I was recently at a conference on Science and Technology Policy. The theme of the conference was “Governing Emerging Technologies.” One of the main topics was how to involve the public in establishing rules to govern nanotechnology research. There are significant public health and ethical challenges surrounding nanotech development and public participation that are important. The language of the meeting, however, was incredibly inflated - $1.50 words for 5¢ thoughts. “I’m sort of looking at the junction of sort of ableism and sort of ability, and sort of the conceptual constructs that constrain the way we frame the distinction between sort of classifying technologies as sort humano-enhancement versus enabling technologies.” Several of the people who said things like this appeared to take themselves and their work very very seriously. Others who were asking questions in response to statements like these made a grand show of dramatic perplexing thought and agonizing theoretical retrieval to formulate their questions. There is no doubt that public participation in the governance of nanotechnology is important. This especially true given the temptation of lucrative profits to lead the private sector to overlook public safety. Having said that, what about clear and concise language?
I understand that every community has its own lingo (or, a sort of heuristically determined sort of canonized lexicon.) In this case, however, one of the main points was that public input into the scientific and policy process is important. I wonder how the “public” can be expected to contribute to a dialog where personal conviction and clear ideas are hidden behind layers and layers of such convoluted language? For example, I asked one conferencee what she thought about a topic she presented. “Well I’ve sort of read Haberman who sort of developed the notion that….” “But what do you think?,” I interrupted.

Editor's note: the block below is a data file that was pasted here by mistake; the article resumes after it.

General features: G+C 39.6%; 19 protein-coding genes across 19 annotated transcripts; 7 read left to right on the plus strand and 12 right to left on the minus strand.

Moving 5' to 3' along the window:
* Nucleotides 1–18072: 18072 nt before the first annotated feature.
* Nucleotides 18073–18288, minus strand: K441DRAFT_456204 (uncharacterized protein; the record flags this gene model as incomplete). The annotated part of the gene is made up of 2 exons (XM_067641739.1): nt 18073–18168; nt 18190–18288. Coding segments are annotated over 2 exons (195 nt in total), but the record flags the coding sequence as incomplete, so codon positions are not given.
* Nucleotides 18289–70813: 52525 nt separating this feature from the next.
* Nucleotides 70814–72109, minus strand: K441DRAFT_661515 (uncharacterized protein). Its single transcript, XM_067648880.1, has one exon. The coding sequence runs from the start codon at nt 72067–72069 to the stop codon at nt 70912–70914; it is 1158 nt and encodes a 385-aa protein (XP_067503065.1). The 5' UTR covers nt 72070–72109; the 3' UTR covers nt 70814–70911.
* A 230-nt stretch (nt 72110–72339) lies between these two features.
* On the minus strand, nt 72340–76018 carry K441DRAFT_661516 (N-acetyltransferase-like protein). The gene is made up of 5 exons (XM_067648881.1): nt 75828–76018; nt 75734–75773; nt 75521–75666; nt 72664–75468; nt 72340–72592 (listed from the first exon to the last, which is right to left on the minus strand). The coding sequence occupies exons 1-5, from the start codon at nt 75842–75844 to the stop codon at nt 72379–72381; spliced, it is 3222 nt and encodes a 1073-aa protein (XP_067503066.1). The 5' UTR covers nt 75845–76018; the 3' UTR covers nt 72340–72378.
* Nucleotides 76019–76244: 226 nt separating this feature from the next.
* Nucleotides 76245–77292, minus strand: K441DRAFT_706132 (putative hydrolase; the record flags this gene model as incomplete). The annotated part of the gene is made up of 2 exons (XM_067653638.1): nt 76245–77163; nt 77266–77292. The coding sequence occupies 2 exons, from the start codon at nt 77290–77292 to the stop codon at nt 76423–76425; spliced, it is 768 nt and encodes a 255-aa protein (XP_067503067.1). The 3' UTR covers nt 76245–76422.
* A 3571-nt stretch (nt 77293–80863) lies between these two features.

The meeting was in Big Sky
I took a break from the provisional mid-level situational categorization of neo-neuroethics and went to see about down hill biking and talk to some of the Happy People. A girl named Misty (I swear that was what she said her name was) was sitting at the bottom of the ski lift. She had on a t-shirt that said, “Barack the Vote” and electric blue shorts with knee high electric blue argyle socks. While we were talking, another girl came blazing off the slope on her bike. She took off her helmet and shook her hair out like they do in those shampoo commercials and said, “I just came down